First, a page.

A poster from the Impeach Bush era.
After she took over as Speaker of the House in 2007, Nancy Pelosi alienated many progressives when she repeated that "impeachment was off the table." The question continued to dog her into 2008, after Congressman Dennis Kucinich introduced a single article of impeachment against President Bush, accusing him of deceiving Congress to authorize the invasion of Iraq.
Pelosi knew that opening up such a huge political can of worms could anger independents and hurt the Democrats' chances of winning back the White House that year, with the reality of how the GOP alienated the country a decade before still fresh in her memory.
Can Republicans retain that same level of discipline as a new round of hearings regarding the death of former U.S. Ambassador to Libya Chris Stevens and three other Americans gets under way?
As Peggy Noonan writes today in the Wall Street Journal
, "We're about to find out if Republican congressmen can be mature."
We wrote on this blog a couple of days ago about George Will conjuring up memories of 1998
and Bill Clinton's impeachment when discussing how these hearings might play out with Republicans across the land. Charles Krauthammer also acknowledges today that the hearings are a "big political risk for Republicans," and on "purely partisan considerations, the hearings are not worth the political risk."
But he then goes on to write that the country deserves the truth about what happened on September 11, 2012, and if South Carolina Representative Trey Gowdy can conduct the hearings in a clean, factual dispassionate way, that's exactly what we'll get.
But the issue is fraught with partisanship. Most Democrats believe the hearings are a way to continue battering the reputation of former Secretary of State Hillary Clinton, presumed to become the next Democratic candidate for president. But will the Republicans go one step further, as Mike Huckabee suggested a full year ago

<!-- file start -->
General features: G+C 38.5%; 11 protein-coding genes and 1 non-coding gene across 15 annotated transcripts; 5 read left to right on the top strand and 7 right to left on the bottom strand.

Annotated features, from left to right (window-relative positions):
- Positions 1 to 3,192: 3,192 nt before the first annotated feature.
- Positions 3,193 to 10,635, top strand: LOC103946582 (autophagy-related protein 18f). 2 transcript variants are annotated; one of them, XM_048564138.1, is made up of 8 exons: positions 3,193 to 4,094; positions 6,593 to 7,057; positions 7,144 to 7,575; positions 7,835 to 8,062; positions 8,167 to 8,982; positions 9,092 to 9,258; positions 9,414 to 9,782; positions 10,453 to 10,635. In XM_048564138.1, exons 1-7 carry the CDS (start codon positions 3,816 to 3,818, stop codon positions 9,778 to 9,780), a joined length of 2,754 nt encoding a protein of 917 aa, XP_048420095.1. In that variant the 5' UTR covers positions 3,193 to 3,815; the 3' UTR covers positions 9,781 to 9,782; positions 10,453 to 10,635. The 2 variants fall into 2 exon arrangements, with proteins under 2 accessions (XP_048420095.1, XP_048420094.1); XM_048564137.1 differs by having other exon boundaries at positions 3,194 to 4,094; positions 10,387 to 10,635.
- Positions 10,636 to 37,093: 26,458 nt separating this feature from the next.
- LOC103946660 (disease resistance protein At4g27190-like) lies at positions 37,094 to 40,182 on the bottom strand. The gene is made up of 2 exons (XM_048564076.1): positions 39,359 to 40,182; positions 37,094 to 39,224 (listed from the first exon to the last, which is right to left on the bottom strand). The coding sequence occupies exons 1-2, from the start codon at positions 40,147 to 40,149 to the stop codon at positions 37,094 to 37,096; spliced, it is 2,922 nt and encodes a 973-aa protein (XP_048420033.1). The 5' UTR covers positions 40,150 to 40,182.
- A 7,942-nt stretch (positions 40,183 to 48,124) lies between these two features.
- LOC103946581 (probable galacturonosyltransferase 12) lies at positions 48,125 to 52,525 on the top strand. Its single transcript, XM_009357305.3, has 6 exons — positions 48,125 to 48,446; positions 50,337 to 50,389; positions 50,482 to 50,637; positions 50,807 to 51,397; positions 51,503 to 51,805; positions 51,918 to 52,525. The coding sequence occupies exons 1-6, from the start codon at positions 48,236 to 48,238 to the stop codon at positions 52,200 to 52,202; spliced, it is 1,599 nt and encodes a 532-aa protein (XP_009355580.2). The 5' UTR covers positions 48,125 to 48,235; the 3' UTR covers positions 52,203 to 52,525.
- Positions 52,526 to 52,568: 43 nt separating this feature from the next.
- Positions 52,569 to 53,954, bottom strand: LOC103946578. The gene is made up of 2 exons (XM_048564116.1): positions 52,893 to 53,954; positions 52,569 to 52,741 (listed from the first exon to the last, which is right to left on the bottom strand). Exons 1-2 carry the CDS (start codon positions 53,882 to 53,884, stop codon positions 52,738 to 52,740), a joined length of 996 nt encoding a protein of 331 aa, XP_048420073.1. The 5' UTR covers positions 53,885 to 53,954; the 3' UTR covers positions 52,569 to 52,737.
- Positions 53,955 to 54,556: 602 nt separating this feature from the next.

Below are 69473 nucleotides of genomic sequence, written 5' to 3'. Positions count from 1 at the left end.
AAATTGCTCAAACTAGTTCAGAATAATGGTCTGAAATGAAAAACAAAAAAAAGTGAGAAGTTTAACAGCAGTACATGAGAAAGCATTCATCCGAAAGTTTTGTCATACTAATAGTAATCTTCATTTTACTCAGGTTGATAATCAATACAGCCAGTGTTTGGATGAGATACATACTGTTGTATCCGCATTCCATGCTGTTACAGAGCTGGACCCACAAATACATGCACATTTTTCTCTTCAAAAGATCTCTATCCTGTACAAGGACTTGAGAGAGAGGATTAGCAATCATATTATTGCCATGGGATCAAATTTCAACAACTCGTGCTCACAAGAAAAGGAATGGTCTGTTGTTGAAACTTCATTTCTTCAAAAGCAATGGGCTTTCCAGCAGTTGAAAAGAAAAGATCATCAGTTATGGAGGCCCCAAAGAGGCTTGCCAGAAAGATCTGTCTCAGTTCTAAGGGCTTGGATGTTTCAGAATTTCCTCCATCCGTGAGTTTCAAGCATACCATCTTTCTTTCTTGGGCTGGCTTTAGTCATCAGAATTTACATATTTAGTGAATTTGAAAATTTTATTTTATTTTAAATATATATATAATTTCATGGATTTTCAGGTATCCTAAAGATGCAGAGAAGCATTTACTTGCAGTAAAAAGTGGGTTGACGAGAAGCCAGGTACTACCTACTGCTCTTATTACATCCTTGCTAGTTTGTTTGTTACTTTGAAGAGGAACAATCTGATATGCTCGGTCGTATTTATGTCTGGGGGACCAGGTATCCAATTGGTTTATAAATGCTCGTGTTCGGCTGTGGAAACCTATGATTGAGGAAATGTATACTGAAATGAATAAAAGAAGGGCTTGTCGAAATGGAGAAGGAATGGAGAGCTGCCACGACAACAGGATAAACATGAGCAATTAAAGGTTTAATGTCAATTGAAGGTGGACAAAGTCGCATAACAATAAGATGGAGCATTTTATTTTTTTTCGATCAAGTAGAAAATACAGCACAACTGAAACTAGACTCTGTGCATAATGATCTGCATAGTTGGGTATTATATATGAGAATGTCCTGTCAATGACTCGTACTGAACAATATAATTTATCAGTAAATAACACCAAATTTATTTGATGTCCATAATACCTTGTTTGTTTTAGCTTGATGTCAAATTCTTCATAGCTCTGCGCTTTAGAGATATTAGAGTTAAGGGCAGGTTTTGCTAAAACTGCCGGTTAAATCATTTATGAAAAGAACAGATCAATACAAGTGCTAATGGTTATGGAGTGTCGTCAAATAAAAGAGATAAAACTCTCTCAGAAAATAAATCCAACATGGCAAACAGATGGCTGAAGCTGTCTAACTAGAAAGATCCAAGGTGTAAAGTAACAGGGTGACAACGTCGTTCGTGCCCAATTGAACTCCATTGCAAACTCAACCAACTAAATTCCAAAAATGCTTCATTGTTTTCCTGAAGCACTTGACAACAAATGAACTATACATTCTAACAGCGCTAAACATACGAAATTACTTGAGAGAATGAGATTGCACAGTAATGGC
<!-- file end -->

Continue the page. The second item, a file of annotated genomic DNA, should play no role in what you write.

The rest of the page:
when he said Benghazi could lead to President Obama's impeachment? The party's agenda is strictly anti-Obama anyway (oppose the ACA, oppose raising the minimum wage, oppose everything he suggests, essentially). Throw in the I.R.S. scandal, maybe some NSA stuff, all of President Obama's executive actions that many Republicans claim are un-constitutional? Well, we'll find out soon how "mature" Republican congressmen can act...
Meanwhile, one of the most cerebral hosts of a television talk show is political science professor Melissa Harris-Perry, whose eponymous program airs Saturday and Sunday mornings on MSNBC. Hear what she has to say to CL in an interview we conducted earlier this week here.
The deadline to qualify by petition to run for a Hillsborough County Commission seat is soon approaching. Lela Lilyquist
hopes to make it on the ballot in District 4 by that method. If she does, she'd certainly make candidate forums interesting before the August primary.
And Tampa Mayor Bob Buckhorn says he thinks HART
could be the
transit agency in Hillsborough County for expanding the county's transportation needs — but not just yet.